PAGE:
Lucy Davies, The Telegraph

"My highlight: Cosmonauts at the Science Museum: This beautiful display captures the Soviet space programme as a place for licensed dreaming, and features space relics never before allowed out of Russia… The show is a cabinet of wonders. Don’t miss the chance to see it."
Francis Spufford in The Guardian

"In the Science Museum’s Cosmonauts exhibition, which covers Russia’s fascination with space from late tsarist times to the present, it is possible to see the country’s extraterrestrial exploration as a vast art project… The most remarkable pieces in this gripping show are the technical equipment, the capsules, landers and probes, not to mention the pressurised trousers, space suits and control tables, that have the profound strangeness that comes from addressing huge and unusual technical challenges. Some of them baked by the heat of re-entry, they can look strikingly primitive as well as technologically wondrous. Their weirdness is beyond anything that the wildest dreamers could have conceived. At the same time the art and design that inspired the space programme and was inspired by it, from 1920s abstraction to Sputnik-shaped souvenir samovars, shows how science is anything but pure, but is embedded in the societies from which it comes."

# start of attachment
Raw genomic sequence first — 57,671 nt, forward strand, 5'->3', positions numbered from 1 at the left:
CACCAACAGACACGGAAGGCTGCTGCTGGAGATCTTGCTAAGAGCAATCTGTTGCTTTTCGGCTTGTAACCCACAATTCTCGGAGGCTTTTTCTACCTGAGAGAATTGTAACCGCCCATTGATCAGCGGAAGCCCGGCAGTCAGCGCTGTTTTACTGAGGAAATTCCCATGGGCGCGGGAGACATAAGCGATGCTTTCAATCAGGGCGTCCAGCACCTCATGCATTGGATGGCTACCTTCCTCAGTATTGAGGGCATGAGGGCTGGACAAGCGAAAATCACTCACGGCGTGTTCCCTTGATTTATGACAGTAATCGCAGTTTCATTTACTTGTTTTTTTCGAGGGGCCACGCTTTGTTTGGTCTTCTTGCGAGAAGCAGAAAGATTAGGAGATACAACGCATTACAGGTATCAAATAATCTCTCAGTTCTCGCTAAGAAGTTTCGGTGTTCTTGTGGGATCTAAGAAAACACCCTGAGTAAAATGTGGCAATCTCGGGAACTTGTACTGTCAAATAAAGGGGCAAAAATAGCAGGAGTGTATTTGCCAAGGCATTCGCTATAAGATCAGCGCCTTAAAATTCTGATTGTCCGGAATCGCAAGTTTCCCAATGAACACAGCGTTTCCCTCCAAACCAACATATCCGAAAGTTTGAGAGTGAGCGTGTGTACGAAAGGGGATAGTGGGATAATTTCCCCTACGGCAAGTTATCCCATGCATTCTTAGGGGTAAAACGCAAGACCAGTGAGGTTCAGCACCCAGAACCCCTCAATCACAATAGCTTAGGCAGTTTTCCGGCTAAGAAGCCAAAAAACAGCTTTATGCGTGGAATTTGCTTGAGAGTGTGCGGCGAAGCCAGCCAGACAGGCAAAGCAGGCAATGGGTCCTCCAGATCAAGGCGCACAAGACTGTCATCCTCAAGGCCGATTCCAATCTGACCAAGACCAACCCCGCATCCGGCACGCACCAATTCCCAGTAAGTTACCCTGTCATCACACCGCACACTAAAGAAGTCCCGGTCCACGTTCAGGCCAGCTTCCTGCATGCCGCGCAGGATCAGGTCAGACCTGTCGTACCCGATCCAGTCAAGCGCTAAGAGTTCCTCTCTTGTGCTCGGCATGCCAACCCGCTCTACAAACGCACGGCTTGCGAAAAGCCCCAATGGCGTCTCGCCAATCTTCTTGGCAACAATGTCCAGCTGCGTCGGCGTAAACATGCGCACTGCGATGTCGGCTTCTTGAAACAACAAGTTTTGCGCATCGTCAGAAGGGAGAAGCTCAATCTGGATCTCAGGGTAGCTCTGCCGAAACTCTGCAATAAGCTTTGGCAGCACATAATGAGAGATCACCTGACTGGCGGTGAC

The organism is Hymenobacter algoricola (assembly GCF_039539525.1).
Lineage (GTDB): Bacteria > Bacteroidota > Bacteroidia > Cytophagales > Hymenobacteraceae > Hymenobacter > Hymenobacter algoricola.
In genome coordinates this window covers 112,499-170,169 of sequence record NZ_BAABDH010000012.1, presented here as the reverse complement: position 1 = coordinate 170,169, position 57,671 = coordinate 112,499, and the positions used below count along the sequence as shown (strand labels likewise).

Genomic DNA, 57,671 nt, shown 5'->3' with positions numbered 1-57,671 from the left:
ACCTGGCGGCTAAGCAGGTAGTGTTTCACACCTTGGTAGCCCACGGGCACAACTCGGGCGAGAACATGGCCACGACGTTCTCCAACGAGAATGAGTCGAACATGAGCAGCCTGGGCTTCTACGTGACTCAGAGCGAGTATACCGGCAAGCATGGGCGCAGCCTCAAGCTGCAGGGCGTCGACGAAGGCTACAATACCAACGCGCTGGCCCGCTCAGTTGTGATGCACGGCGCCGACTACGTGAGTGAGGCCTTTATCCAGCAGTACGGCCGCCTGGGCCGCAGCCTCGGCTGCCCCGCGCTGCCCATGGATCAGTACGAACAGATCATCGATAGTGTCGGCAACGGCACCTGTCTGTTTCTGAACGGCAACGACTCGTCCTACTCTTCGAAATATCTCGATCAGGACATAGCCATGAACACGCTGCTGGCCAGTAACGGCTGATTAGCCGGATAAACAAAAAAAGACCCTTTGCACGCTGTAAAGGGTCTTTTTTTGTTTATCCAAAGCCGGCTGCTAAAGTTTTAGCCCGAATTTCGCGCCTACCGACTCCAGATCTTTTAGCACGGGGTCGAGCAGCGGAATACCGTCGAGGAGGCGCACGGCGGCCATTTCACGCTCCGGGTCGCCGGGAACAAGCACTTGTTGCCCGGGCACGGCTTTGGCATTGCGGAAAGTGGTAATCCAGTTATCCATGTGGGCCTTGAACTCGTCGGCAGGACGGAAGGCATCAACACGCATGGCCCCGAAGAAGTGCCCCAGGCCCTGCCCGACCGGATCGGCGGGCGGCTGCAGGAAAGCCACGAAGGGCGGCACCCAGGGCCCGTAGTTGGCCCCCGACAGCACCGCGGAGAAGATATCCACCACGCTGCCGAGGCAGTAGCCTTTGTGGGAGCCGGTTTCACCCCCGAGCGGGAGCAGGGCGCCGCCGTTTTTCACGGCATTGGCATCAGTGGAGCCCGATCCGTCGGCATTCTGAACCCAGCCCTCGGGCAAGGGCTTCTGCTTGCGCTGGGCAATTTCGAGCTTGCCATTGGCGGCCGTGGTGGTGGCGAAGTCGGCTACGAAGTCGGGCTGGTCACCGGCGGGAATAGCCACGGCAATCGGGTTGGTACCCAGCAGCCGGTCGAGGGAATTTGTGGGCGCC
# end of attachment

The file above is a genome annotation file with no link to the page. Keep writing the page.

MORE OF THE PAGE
Rowan Moore, The Observer

"… assembles memorabilia and engineering marvels borrowed from around a score of Russian institutes… a parade of hardware that none of us who followed the news greedily in those years had ever dreamed we might see assembled in one place, let alone in South Kensington… see this show and be uplifted, transported, taken out of this world."

"These are cultural treasures for the whole species, on a footing with Renaissance masterpieces or the first steam engines. 1,000 years from now, these early space-faring machines will still be viewed with wonder… Cosmonauts offers an unrivalled glimpse into a great human adventure that is still in its infancy. This is the singularly impressive exhibition of technology, but even more a story of human struggle, bravery and achievement."